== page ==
Read More
#FFCON19 talked about how to build trust in the 21st century
Crowdfund Insider | JD Alois | Apr 4, 2019 Canada may be a smaller market but it has a robust, highly sophisticated economy and a vibrant Fintech sector. Toronto, the financial center of the country, is home to dozens of Fintechs including payment firms, online lending, AI, wealth management, blockchain and more. Yet while there are promising indications of financial innovation and a good number risk-taking Fintech entrepreneurs, a recent Canadian report noted a “need for a clear Fintech strategy by the federal and provincial governments with the intent of supporting innovation and growth for the Canadian financial services sector.” Like most other industries, competition in financial services is intense. As it is a highly regulated sector of industry, participants must continuously manage compliance demands while interacting with diverse public officials and regulatory requirements. These same rules, if duplicative or misaligned, can act as a barrier to positive innovation and change that challenges established firms and entrenched orthodoxies. The emergence of Fintech and the digitization of financial services, from banking and beyond, has seen multiple Fintech centers of prominence emerge. The UK has long been known for its Fintech friendly regulatory environment. Regulators frequently engage with emerging new business models ...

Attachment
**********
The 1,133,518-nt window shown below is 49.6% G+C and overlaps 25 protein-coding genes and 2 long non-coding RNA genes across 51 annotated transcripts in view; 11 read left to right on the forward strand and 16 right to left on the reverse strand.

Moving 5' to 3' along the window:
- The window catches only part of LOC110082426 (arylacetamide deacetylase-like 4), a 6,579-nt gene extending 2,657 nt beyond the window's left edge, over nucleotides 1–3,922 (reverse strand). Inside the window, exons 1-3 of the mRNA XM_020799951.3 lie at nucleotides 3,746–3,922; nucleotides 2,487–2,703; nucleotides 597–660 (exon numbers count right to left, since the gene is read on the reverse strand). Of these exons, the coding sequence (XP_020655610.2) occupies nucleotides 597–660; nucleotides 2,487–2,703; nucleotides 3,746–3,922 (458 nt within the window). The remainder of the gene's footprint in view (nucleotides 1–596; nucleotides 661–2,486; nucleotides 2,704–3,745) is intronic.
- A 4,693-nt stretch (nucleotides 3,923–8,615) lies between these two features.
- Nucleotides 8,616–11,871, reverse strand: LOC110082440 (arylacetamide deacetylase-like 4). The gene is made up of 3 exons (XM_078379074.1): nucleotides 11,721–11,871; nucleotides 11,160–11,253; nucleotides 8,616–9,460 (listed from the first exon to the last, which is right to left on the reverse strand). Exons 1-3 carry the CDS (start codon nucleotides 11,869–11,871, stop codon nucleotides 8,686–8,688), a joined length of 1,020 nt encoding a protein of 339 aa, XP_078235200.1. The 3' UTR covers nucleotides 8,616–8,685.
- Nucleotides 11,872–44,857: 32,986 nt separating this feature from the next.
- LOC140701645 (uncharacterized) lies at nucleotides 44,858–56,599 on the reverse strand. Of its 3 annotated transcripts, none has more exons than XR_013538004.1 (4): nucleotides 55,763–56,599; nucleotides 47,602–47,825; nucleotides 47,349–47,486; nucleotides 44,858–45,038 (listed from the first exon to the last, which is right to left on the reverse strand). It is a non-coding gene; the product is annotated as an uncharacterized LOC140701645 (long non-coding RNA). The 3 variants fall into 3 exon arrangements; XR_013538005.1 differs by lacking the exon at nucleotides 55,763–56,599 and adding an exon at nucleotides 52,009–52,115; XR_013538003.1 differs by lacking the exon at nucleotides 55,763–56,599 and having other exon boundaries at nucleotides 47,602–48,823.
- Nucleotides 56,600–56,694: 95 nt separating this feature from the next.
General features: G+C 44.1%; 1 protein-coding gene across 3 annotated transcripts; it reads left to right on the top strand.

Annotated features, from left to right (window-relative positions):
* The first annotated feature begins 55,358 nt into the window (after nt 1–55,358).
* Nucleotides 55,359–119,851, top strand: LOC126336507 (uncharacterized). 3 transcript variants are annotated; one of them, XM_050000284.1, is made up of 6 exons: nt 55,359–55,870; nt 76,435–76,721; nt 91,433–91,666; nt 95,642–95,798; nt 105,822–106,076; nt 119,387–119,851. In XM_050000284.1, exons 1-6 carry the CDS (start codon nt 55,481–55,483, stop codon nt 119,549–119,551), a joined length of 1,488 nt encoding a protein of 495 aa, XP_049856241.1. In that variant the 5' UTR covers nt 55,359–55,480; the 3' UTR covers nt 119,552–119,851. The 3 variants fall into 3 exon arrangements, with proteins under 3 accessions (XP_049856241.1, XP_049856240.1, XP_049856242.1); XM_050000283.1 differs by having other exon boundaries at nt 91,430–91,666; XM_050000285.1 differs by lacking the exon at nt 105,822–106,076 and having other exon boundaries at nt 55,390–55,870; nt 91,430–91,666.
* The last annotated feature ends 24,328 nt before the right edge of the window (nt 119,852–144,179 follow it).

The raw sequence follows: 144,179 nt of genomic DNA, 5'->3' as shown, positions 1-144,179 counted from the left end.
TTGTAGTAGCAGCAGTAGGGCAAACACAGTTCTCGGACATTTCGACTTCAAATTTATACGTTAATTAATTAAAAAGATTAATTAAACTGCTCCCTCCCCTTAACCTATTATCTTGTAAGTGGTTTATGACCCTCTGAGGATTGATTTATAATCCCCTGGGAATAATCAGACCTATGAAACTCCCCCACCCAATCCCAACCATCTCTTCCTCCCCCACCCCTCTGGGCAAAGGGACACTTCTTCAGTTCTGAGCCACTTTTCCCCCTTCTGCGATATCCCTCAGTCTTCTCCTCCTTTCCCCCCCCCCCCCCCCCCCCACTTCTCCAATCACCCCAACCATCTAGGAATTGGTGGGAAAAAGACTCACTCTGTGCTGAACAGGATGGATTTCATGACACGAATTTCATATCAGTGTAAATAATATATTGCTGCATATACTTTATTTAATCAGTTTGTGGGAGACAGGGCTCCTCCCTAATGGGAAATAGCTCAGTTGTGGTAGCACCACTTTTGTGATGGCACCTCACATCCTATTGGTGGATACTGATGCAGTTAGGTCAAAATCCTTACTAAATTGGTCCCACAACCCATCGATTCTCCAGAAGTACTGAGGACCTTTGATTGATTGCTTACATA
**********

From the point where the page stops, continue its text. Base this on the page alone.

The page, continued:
Read More
Canada’s Regulatory System for Fintech is Complex, Costly and Chaotic. It is Stifling Fintech Innovation
LAST CHANCE FOR TICKETSApril 3 SOLD OUTApril 4 last block of tickets >90%#FFCON19 “Motivation is the catalyzing ingredient for every successful innovation. The same is true for learning.”  Clayton Christensen FFCON19 is here and officially kicks off tomorrow!  Congrats on the 9 pitching finalists announced Some more speakers added! Brady Fletcher, Managing Director and Head of TSX Venture Exchange Jon Medved, CEO, OurCrowd Fred Pye, CEO, 3iQ Corp Neha Khera, Partner, 500 Startups Alixe Cormick, President, Venture Law Corporation Sandi Gilbert, CEO, InterGen and Chair of NACO David Lucatch, Chairman, Pegasus RJ Reiser, Chief Growth Officer, Polymath Keren, Moynihan, Co-Founder, Boss Insights Check out all 50+ speakers here Please meet FFCON’s Incredible Master of Ceremonies April 3:  Chantel Costa    April 4:  Amy ter Haar Look who’s coming to #FFCON19?  JOIN US!   THANKS TO OUR AWESOME FFCON19 PARTNERS!   HOST: PLATINUM: GOLD PARTNERS: SILVER PARTNERS: ...
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Look Who's Coming to FFCON19!  Last Chance to get Tickets